Work On Your Business, Not In Your Business

Work On Your Business, Not In Your Business. What does this mean anyway? Let me explain.

Working in your business includes providing services, selling products, scheduling appointments, managing employees, general upkeep, and so on. It encompasses all the things that have to be done every day to keep your business running.

Working on your business includes planning how you want to expand your services and products, how you’re going to target a new niche, and how many new marketing strategies you’re going to try. These things don’t just keep your business running, they help it grow.

Get the difference?

Working in your business is fine. Everyone does it. But you also need to work on your business. You need to plan to be successful.

As your business grows, you should work less and less in your business. You can hire other people to work in your business. But if you don’t work on your business, no one else will!

This is a very powerful strategy.

It’s how Walt Disney built the enormous Disney empire, which started from just a few cartoons and grew to include Disney World, Disneyland, all the Disney characters, movie studios, and a huge media business. He didn’t just draw Mickey Mouse all day; he worked on expanding his business into one of the most successful companies in America. One of the reasons it’s still so successful is that the people at the top work on the business, not in it.

This same strategy will work for you too. Work less and less in, and more and more on your business.  You’ll see great results!

Kenya turns to online tourism marketing

Kenya has approached top global experts in online tourism in a new move to help dispense negative sentiments about the tourism industry by building website traffic with positive information to grow bookings.

The Kenya Tourist Board (KTB) has invited Trip Advisor, Expedia and Facebook officials for a two-day regional conference on e-tourism to guide local sector players on leveraging technology to boost online tourism sales.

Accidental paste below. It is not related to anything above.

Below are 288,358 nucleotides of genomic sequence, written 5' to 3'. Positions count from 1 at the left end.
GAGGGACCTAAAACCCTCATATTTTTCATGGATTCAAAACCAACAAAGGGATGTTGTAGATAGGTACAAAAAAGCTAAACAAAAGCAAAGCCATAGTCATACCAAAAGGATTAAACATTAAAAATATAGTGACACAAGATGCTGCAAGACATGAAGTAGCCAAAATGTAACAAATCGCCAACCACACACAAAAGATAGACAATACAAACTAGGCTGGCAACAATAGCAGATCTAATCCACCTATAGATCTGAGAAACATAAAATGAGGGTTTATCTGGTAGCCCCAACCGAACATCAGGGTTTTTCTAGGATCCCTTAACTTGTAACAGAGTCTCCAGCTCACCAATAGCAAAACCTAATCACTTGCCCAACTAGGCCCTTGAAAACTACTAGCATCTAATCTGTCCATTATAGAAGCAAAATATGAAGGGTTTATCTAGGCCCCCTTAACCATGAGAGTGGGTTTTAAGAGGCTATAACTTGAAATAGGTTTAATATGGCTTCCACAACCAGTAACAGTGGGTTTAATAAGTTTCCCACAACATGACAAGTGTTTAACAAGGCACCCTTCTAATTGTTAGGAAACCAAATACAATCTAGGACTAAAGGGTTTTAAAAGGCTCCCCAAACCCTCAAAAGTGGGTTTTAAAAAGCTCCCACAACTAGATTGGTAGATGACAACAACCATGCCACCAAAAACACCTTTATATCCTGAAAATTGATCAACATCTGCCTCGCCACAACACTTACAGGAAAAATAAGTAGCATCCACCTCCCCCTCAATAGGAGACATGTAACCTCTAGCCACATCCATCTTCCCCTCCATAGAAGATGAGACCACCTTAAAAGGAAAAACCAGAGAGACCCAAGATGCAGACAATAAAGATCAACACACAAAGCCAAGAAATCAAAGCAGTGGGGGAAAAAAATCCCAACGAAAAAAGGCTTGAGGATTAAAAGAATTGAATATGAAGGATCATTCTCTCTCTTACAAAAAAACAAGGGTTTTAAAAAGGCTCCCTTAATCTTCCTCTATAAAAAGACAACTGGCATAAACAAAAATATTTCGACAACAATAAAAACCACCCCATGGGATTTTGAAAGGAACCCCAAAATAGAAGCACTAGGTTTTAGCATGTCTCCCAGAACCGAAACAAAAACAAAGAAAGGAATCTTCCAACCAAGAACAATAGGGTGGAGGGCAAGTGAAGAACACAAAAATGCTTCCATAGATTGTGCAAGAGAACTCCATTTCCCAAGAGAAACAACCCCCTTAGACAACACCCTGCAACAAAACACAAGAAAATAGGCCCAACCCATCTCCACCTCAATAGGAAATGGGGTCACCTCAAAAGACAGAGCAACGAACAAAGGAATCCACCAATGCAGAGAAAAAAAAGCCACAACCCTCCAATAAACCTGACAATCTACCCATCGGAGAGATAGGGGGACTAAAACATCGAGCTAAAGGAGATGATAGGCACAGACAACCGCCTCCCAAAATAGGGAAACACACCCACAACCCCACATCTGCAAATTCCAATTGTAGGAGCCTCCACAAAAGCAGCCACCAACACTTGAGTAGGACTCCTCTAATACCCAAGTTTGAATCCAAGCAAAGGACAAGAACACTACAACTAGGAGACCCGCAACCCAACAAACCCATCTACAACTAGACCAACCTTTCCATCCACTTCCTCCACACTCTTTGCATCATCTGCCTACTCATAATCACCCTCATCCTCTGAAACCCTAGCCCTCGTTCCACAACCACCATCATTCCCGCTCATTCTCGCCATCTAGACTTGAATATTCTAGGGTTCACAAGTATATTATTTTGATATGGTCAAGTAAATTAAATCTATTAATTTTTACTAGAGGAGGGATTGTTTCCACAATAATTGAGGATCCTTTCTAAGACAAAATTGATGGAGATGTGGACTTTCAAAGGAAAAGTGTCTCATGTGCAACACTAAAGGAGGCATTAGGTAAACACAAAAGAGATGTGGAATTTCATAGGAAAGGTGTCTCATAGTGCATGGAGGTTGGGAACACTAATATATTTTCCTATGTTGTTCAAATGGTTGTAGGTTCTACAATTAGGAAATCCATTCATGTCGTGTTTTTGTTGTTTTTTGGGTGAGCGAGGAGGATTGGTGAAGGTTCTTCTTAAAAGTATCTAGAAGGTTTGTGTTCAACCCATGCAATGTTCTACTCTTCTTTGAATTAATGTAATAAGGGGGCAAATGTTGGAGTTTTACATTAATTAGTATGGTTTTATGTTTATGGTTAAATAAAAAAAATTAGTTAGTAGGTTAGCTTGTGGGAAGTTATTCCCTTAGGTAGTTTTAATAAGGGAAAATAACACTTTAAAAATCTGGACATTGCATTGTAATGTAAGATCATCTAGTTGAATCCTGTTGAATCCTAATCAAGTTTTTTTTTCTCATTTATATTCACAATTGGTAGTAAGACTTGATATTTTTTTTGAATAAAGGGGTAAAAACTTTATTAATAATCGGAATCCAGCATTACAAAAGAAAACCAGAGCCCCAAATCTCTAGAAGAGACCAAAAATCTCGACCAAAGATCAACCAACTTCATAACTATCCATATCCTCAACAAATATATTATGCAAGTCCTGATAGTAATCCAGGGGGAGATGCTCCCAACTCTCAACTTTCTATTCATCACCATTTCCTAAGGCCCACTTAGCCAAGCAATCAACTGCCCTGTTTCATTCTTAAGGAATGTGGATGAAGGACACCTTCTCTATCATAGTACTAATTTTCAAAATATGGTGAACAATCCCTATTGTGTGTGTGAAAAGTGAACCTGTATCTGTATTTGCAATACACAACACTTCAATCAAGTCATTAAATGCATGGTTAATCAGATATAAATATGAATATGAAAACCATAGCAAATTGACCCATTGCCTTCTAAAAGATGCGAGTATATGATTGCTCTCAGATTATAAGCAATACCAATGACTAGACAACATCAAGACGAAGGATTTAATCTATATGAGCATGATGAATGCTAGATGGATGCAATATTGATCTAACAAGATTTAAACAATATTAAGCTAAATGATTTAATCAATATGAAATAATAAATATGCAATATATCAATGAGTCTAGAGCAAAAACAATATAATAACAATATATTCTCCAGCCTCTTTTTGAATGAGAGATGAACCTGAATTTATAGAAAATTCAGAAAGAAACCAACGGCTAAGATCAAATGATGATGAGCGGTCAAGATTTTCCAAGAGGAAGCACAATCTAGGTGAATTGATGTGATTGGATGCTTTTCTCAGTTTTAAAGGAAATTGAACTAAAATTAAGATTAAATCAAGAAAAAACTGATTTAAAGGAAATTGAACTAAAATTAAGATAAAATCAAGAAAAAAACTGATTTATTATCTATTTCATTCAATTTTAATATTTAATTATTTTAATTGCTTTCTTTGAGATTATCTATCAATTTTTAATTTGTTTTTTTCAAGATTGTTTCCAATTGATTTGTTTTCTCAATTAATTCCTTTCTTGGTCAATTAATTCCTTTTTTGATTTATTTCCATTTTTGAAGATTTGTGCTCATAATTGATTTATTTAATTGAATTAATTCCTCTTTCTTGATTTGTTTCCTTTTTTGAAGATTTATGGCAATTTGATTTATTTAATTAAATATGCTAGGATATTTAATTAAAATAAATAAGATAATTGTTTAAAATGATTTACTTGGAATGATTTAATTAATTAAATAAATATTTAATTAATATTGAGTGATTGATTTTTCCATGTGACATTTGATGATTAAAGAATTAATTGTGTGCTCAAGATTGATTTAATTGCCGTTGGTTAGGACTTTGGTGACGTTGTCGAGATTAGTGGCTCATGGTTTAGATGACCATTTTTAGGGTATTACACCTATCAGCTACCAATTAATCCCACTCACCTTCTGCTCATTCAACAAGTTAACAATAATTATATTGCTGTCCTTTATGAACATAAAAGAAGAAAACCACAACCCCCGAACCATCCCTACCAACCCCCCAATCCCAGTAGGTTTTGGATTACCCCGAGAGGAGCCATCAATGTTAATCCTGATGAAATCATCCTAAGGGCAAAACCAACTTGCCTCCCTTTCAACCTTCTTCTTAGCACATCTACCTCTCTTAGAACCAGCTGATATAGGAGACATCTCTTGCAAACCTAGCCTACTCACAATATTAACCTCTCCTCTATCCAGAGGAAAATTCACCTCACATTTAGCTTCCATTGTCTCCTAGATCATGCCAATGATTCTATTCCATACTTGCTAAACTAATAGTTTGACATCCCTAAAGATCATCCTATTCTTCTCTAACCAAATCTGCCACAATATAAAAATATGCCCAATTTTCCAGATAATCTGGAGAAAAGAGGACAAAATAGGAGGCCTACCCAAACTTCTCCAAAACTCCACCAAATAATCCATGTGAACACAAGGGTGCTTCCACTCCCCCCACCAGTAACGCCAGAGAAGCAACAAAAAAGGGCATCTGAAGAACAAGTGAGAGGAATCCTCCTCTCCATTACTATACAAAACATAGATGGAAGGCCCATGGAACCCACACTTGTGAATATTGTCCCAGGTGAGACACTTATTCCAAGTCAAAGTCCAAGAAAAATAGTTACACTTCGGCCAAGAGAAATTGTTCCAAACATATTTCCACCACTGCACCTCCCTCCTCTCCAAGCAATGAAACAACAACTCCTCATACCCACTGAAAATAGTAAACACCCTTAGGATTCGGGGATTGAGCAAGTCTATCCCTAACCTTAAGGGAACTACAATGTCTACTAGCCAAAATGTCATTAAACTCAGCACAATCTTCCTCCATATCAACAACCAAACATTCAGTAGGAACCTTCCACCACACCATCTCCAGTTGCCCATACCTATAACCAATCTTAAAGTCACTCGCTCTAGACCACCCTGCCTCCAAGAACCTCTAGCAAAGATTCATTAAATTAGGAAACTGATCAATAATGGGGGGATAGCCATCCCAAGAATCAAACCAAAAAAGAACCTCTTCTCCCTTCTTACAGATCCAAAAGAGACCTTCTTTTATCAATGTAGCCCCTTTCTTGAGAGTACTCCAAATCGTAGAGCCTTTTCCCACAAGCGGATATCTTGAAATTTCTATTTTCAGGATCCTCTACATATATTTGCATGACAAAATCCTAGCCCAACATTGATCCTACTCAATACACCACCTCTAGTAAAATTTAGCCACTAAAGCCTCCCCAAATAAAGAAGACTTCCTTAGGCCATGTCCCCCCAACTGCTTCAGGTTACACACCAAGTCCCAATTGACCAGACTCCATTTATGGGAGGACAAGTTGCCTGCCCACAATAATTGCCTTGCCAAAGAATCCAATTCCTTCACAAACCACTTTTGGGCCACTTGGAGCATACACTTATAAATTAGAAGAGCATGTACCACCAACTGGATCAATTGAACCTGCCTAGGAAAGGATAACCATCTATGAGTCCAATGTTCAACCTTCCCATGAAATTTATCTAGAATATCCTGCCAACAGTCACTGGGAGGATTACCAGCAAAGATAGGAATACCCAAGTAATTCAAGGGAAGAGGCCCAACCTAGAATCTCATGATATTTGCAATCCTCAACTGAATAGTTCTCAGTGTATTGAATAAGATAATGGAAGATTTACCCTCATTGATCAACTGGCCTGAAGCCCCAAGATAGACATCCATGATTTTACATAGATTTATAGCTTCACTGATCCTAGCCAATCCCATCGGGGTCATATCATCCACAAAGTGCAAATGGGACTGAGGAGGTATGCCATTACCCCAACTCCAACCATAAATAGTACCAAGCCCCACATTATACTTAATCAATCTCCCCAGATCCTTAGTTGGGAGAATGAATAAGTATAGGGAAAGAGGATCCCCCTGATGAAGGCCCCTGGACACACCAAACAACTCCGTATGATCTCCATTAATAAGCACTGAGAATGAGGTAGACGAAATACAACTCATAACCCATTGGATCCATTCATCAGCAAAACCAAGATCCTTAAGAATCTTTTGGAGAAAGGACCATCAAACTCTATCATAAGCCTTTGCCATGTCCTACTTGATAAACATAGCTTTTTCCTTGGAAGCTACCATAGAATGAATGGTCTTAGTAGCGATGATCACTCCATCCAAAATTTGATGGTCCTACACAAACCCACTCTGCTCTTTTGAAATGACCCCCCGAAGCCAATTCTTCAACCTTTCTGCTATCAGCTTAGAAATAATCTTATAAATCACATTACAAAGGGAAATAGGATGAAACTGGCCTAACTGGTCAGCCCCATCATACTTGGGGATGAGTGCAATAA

This is expected to tone down increased reports on the country’s insecurity and lower the number of travel advisories issued by key traditional source markets. Constant terror attacks have seen local tourism revenues drop for the last three consecutive years, leaving the country KSh 6 billion short of its targeted Sh100 billion annual earnings.

The tourism ministry last month reported a 15.8 per cent drop in arrivals from 1.8 million in 2012 to 1.5 million between January to December last year, pushing down revenues by 2.31 per cent to Sh93.9 billion compared to Sh97.9 billion in 2011.

But a strong focus will now be pegged on benefits of using social networking sites, like Twitter, Facebook and YouTube to turn around the figures by promoting Kenya as a luxury destination.

Don’t get left behind, grow your website visitor traffic today. Get in touch with Mark and Ryse and learn how.

Article by Conrad Onyango

Why successful people are rarely accessible

Chris Lema recently wrote a post about being less accessible in order to be more successful in your work.

In a nutshell, he cited that successful people have boundaries:

  • They don’t work for free.
  • They don’t work for just anyone.
  • They’re picky.
  • They’re selective.
  • They don’t let themselves be interrupted.
  • They create barriers to entry.
  • They make you work to meet up.
  • And when they’re with you, they’re focused.
  • Because they don’t let themselves be interrupted.

In short, successful people rarely waste their time. This piece was intriguing because I find there are so many people out there who are always free and available. Admittedly, there are times when I have been guilty of doing the exact opposite of some of these principles.

One of the principles – successful people do not do stuff for the sake of friendship; got me thinking how many times I have done business with clients and given them a bargain because they were “friends.”

And so I made a resolve to adopt a number of the above characteristics of successful people. So next time you find me taking time to respond to your Google or Facebook chat, just know it’s not personal it’s success!

Are you willing to adopt those characteristics? Let me know…